Petworth and Constable

On Thursday 6th Feb Marian drove us to Petworth for an early lunch and then the small but perfectly formed Constable exhibition of mainly drawings and watercolours made in the area on one of his three visits here (and hereabouts).  A shortage of parking in Petworth and the fact that there is a good pub and community owned shop just 4 miles further west took us to Lodsworth, also the home of Langham’s Brewery.  The shop is a grand handmade thing of whole tree trunks, woven wattle panels and sawn chestnut shingles.

Inside the community shop - Lodsworth's Larder

Inside the community shop – Lodsworth’s Larder – a Ben Law design.  He’s local.

After a little shopping we adjourned to the adjacent Hollist Arms for a drop of Langham’s Arapaho American Pale Ale.  The pump clip is set out: ArAPAho – see how clever that is?  Beautifully pale and full of those American hops.  Also sampled some fairly standard bitter from Flack Manor Brewery – Flack Catcher, and a little Hophead from Dark Star.  Halves all the way.  Really pleasing menu, but a warning that each dish is individually prepared so be ready to wait.  After checking on timing we chose burgers and chips, handmade and delicious, with plenty of greenery to make it seem healthy.  With a timed entrance at Petworth there was no chance to buy beer at the brewery.  On the way back to Petworth we saw the very Scottish style Tillington church tower which later appeared in a Constable picture:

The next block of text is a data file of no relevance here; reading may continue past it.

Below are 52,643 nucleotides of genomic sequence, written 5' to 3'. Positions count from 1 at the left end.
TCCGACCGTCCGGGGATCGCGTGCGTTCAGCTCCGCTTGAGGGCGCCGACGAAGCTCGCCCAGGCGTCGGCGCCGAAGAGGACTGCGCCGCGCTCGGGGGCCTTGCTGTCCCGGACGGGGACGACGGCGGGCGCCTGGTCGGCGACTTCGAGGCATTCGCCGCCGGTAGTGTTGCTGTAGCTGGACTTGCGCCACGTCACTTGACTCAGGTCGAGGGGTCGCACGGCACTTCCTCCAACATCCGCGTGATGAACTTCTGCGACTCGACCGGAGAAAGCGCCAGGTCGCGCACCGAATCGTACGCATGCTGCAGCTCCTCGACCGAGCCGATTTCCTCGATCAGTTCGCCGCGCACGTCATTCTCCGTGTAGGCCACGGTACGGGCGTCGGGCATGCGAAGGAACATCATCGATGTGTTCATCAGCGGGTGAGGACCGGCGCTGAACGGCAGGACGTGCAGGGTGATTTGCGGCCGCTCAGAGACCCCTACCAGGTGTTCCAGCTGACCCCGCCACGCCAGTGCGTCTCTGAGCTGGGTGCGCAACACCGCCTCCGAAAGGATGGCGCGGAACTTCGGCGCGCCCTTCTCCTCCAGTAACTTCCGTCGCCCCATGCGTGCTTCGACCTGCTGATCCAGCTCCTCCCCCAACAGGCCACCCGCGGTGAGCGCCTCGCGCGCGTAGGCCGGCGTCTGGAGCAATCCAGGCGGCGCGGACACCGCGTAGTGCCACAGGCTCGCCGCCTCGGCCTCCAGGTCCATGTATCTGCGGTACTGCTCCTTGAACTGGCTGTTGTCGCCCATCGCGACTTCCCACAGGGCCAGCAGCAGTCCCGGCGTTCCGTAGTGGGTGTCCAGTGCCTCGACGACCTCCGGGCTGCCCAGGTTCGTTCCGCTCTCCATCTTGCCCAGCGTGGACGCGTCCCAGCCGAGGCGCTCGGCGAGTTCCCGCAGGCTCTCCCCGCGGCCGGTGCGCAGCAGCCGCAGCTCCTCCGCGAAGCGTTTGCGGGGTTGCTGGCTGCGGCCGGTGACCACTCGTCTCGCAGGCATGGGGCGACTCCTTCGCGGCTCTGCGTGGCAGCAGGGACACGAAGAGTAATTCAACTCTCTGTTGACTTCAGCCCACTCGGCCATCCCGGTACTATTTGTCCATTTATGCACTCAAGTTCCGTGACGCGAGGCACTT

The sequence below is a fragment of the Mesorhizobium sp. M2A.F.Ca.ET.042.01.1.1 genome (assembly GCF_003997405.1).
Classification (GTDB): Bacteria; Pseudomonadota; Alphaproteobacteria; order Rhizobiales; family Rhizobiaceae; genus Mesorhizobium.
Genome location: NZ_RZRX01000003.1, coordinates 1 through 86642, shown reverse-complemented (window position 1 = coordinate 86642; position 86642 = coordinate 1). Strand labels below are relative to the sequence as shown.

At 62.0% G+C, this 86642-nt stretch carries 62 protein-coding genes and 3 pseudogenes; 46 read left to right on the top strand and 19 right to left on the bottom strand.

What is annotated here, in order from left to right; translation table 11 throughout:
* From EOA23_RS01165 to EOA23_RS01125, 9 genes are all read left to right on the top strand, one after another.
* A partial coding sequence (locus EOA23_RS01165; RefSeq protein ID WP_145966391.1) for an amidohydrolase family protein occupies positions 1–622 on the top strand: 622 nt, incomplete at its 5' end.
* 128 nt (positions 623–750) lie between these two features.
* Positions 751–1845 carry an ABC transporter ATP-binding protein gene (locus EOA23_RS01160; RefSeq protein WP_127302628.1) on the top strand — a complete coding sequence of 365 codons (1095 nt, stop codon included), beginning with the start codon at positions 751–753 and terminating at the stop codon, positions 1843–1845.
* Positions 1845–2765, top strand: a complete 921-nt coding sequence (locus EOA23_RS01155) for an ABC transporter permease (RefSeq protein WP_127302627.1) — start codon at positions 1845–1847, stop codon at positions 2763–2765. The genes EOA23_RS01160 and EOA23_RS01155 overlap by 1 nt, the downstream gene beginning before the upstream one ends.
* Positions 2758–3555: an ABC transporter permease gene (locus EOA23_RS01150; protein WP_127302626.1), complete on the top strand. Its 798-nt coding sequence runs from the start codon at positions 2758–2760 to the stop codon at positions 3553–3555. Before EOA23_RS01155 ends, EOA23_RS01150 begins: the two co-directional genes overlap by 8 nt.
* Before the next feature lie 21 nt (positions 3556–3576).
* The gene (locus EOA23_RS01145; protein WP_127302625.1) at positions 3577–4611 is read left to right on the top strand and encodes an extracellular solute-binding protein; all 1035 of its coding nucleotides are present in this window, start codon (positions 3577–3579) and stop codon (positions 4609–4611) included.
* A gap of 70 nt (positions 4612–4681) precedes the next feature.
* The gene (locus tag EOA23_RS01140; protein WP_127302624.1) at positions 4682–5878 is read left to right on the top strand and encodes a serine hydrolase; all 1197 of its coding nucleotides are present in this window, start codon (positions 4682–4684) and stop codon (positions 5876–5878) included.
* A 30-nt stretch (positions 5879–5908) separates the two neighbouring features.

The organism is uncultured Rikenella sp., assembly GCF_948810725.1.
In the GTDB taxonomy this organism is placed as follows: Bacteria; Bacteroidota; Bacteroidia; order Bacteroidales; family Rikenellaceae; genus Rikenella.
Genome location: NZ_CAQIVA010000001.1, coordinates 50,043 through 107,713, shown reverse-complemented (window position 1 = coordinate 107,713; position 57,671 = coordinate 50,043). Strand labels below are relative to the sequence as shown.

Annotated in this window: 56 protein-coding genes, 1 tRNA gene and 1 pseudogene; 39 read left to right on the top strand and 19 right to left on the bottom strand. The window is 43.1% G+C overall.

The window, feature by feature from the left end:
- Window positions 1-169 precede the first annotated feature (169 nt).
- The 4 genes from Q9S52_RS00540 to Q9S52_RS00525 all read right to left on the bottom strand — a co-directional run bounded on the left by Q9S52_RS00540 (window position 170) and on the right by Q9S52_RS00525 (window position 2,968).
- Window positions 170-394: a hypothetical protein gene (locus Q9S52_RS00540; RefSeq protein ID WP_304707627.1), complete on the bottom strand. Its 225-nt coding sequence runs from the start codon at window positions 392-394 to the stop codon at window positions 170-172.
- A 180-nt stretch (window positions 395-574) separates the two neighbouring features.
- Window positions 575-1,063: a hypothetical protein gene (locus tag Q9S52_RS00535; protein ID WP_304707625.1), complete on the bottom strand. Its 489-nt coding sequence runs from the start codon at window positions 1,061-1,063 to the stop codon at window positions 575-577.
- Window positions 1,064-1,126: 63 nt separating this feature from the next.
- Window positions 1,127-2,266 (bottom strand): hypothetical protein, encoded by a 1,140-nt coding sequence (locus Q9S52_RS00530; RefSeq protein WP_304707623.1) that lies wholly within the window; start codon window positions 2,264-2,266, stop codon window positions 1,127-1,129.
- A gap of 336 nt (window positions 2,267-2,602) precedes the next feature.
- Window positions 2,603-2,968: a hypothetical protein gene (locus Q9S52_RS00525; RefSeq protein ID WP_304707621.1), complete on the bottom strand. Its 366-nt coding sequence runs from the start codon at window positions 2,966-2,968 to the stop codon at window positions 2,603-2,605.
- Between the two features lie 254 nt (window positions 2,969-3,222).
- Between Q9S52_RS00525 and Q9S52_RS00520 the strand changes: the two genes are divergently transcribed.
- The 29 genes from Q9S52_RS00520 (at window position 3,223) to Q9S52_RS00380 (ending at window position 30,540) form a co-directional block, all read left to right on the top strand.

Tillington Chuch by Constable, 1834

Tillington Chuch by Constable, 1834

One small painting showed two Brighton windmills across a harvested field.  The caption suggests it shows Vine and Clifton mills – locations now in central Brighton.  More on that later, but here it is, from the net:

The Gleaners by Constable, 1824.

The Gleaners by Constable, 1824.

Best bit of info was beside a painting by William Blake in the main house.  It seems Constable showed Blake one of his sketchbooks and Blake said, ‘Why this is not drawing, but inspiration.’  Constable is reported as replying, ‘I never knew it before, I meant it for drawing.’  Well, I reckon that was sarcasm, and nicely done.  Heading home the rain was getting heavier and Pulborough levels were  a continuous sheet of water:

Loads of water at Pulborough

Loads of water at Pulborough

 

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